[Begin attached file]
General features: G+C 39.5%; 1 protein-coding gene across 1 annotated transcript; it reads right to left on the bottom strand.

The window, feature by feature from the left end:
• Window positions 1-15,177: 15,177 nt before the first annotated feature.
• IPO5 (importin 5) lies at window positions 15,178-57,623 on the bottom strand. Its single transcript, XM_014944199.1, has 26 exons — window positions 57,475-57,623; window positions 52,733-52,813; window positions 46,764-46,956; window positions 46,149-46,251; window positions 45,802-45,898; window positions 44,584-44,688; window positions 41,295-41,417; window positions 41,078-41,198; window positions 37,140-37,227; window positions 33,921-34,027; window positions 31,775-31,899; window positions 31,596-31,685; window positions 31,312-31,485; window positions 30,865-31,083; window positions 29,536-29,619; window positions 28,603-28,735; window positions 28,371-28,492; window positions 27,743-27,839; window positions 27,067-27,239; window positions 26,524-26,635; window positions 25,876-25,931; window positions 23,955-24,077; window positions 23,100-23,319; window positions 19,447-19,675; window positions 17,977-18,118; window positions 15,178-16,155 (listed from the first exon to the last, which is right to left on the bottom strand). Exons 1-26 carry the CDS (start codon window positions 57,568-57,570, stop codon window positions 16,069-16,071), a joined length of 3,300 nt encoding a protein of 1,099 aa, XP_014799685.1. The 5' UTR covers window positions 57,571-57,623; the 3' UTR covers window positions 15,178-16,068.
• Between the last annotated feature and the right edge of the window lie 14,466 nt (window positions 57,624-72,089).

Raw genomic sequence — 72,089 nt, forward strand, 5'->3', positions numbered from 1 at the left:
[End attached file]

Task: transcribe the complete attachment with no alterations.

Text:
General features: G+C 39.5%; 1 protein-coding gene across 1 annotated transcript; it reads right to left on the bottom strand.

The window, feature by feature from the left end:
• Window positions 1-15,177: 15,177 nt before the first annotated feature.
• IPO5 (importin 5) lies at window positions 15,178-57,623 on the bottom strand. Its single transcript, XM_014944199.1, has 26 exons — window positions 57,475-57,623; window positions 52,733-52,813; window positions 46,764-46,956; window positions 46,149-46,251; window positions 45,802-45,898; window positions 44,584-44,688; window positions 41,295-41,417; window positions 41,078-41,198; window positions 37,140-37,227; window positions 33,921-34,027; window positions 31,775-31,899; window positions 31,596-31,685; window positions 31,312-31,485; window positions 30,865-31,083; window positions 29,536-29,619; window positions 28,603-28,735; window positions 28,371-28,492; window positions 27,743-27,839; window positions 27,067-27,239; window positions 26,524-26,635; window positions 25,876-25,931; window positions 23,955-24,077; window positions 23,100-23,319; window positions 19,447-19,675; window positions 17,977-18,118; window positions 15,178-16,155 (listed from the first exon to the last, which is right to left on the bottom strand). Exons 1-26 carry the CDS (start codon window positions 57,568-57,570, stop codon window positions 16,069-16,071), a joined length of 3,300 nt encoding a protein of 1,099 aa, XP_014799685.1. The 5' UTR covers window positions 57,571-57,623; the 3' UTR covers window positions 15,178-16,068.
• Between the last annotated feature and the right edge of the window lie 14,466 nt (window positions 57,624-72,089).

Raw genomic sequence — 72,089 nt, forward strand, 5'->3', positions numbered from 1 at the left: